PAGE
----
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Fig. 2. Concentration fluctuates at a concrete position (80 m, 0 m) from t = 0 to t = 250.

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Since the dynamics of each dimension of robots is independent of others, we assume that the dimension number of robots n = 1without loss of generality in the following. A continuoustime dynamics model of N identical robots is considered and given by DynamicsModels and Definition of Finite-Time Convergence

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Communication Topology Let G = (ν, E,A) be a weighted undirected graph of order N with the set of nodes ν = {ν1, ν2,..., νN}, the set of edges E ⊆ ν × ν, and a weighted adjacency matrix A = [aij ] with nonnegative adjacency elements aij. For the undirected graph G, the adjacency matrix A is symmetric, i.e., AT = A. Let L(A) = [lij ] ∈ RN×N denote the graph Laplacian of G = (ν, E,A), which is defined by

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OPTIMIZATION AND DECISION MAKING IN THE DECISION LEVEL In order to introduce the idea of the PSO algorithm for decision making on the position of the odor source, we will first describe a commonly used form of the PSO algorithm given by vi(k + 1) =f (vi(k), ui(k)) xi(k + 1) =xi(k) + vi(k + 1) (3) with f (vi(k), ui(k)) = ωvi(k) + ui(k) (4) ui(k) = α1 (xl(k) − xi(k)) + α2 (xg(k) − xi(k)) (5)

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Algorithm 1 1: / ∗ Initialization ∗ / 2: Initialize parameters α3, c1, and c2; 3: Initialize a posteriori estimate error covariance Pi(0) and a measurement noise covariance matrix R(0); 4: Initialize the source estimate position ˆrs(0) using the current position ri(k) when the first concentration detection event occurs; 5: Set robot.l = 0 and robot.windcount = 0; / ∗ Releasing time and an accumulator that can record the number of wind velocity ∗ / 6: / ∗ Main Body ∗ / 7: repeat 8: Perform (8) to obtain pi(k); 9: / ∗ Store wind velocity within 100s ∗ / 10: robot.wind[robot.windcount] = wind; 11: / ∗ Concentration detection events occur ∗ / 12: if robot.snsd > 0 then

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13: Perform (20) and (21) to obtain a priori position of the odor source ˆr−i s (k) and a priori estimate error covariance P−i(k); 14: / ∗ Calculate measurement noise variance ∗ / 15: Set kk = 0 and sum = 0; 16: for i = robot.l; i < int(CurrentTime); i++ do 17: sum=sum+(int(CurrentTime)−i) ∗ R(k−1); kk = kk + 1; 18: end for 19: R(k) = sum/kk; 20: Perform (22) to calculate the Kalman gain; 21: Perform (24) to calculate a posteriori estimate error covariance Pi(k); 22: / ∗ Calculate the movement distance of filaments ∗ / 23: Set sumtemp = 0 and kk = 0; 24: for i = 0; i < robot.windcount; i++ do 25: Set sum = 0; 26: for j = i; j < robot.windcount; j ++ do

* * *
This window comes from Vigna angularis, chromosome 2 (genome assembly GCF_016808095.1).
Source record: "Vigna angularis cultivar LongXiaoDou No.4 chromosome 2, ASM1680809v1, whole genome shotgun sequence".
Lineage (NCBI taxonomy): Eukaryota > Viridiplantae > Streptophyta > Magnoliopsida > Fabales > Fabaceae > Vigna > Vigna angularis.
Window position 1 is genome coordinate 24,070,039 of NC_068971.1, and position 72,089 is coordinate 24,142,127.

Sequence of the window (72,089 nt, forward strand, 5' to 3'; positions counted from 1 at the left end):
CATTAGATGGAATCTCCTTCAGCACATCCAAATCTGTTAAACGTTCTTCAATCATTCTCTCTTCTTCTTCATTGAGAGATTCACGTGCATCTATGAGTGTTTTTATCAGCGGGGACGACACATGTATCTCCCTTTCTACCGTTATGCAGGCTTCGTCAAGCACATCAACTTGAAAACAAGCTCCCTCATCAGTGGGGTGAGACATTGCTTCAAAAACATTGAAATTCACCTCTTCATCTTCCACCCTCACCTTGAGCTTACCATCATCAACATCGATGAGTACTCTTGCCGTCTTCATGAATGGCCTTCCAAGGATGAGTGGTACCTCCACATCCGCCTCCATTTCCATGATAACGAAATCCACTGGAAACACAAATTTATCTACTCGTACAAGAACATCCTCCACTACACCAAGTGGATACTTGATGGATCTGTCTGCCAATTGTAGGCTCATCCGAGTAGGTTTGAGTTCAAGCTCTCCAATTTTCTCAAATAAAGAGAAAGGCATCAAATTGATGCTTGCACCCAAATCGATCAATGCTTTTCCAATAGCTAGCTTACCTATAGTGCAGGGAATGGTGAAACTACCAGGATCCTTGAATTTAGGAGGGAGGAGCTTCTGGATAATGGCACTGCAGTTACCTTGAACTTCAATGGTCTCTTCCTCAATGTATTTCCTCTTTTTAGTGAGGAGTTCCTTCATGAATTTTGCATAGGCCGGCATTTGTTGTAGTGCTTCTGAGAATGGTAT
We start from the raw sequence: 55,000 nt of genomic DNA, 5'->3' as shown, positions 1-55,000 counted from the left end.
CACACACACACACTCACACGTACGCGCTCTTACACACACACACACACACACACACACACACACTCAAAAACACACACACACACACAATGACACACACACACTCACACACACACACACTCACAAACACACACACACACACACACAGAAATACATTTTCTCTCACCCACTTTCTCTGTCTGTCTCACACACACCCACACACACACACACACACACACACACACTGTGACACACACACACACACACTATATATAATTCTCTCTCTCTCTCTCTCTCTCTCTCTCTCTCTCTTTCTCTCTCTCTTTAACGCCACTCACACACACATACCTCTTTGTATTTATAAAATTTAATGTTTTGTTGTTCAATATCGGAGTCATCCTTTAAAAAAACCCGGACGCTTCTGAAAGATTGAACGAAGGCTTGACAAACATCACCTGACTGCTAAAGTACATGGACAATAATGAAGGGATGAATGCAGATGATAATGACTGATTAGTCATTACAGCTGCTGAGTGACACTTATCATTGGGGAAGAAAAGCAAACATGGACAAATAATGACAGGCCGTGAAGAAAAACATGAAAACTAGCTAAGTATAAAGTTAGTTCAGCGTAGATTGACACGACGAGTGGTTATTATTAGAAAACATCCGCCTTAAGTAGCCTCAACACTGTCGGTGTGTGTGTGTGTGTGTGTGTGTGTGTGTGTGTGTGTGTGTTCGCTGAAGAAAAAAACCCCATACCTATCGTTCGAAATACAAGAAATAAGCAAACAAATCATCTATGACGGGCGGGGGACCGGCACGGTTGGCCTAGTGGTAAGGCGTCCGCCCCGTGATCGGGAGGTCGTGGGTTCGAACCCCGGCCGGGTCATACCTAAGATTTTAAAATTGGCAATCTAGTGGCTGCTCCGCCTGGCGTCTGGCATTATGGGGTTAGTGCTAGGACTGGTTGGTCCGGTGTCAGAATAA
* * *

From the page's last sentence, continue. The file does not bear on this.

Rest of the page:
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27: sum = sum + robot.wind[j]; 28: end for 29: if sum robotposition− α3 then 30: sumtemp = sumtemp + sum; kk = kk + 1; 31: end if 32: end for 33: Calculate the measurement zi(k) = robotposition − sumtemp/kk; 34: Perform (23) to generate a posteriori position estimate of the odor source ˆris (k); 35: Let qi(k) = ˆris (k); 36: Perform (10) to calculate the final position hic(k); 37: end if 38: until Termination conditions are satisfied.

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FINITE-TIME PARALLEL MOTION CONTROL ALGORITHM In this section, we will propose a parallel motion control algorithm, which can coordinate the robots to form a parallel motion through the interaction with its neighbors and environment. We first give a finite-time formation algorithm that can keep a certain distance among robots. This finite-time formation algorithm is described by

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where hi(i ∈ lN) is a constant. Parallel movement for three robots. “o” and “ ∗ ” denote the initial position and the end position, respectively.

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SIMULATION RESULTS

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CONCLUSION A DCS has been proposed to coordinate a team of robots to locate the odor source. In the decision level, we have employed the idea of PSO to give a probable position of the odor source in terms of concentration magnitude information. Moreover, we have built an observation model according to wind information and used a Kalman filter to estimate the position of the odor source in order to improve the prediction performance about the position of the odor source obtained by utilizing concentration magnitude information. In the control level, we have designed a finite-time parallel motion control algorithm and a finite-time circular motion control algorithm. Accordingly, a Lyapunov approach is used to analyze the convergence property of the proposed motion control algorithms. Finally, this study has shown the performance capabilities of the proposed DCS for the problem of odor source localization.

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REFERENCES [1] E. Balkovsky and B. Shraiman, “Olfactory search at high Reynolds number,” Proc. Nat. Acad. Sci. U.S.A, vol. 99, no. 20, pp. 12 589–12 593, Oct. 2002. [2] S. P. Bhat and D. S. Bernstein, “Continuous finite-time stabilization of the translational and rotational double integrators,” IEEE Trans. Autom. Control, vol. 43, no. 5, pp. 678–682, May 1998. [3] S. P. Bhat and D. S. Bernstein, “Finite-time stability of continuous autonomous systems,” SIAM J. Control Optim., vol. 38, no. 3, pp. 751–766, 2000. [4] R. T. Bupp, D. S. Bernstein, V. S. Chellaboina, and W. M. Haddad, “Finite settling time control of the double integrator using a virtual trapdoor absorber,” IEEE Trans. Autom. Control, vol. 45, no. 4, pp. 776–780, Apr. 2000. [5] Y. Cao and W. Ren, “Distributed coordinated tracking with reduced interaction via a variable structure approach,” IEEE Trans. Autom. Control, vol. 57, no. 1, pp. 33–48, Jan. 2012. [6] J. Cortés, “Finite-time convergent gradient flows with applications to network consensus,” Automatica, vol. 42, no. 11, pp. 1993–2000, Nov. 2006.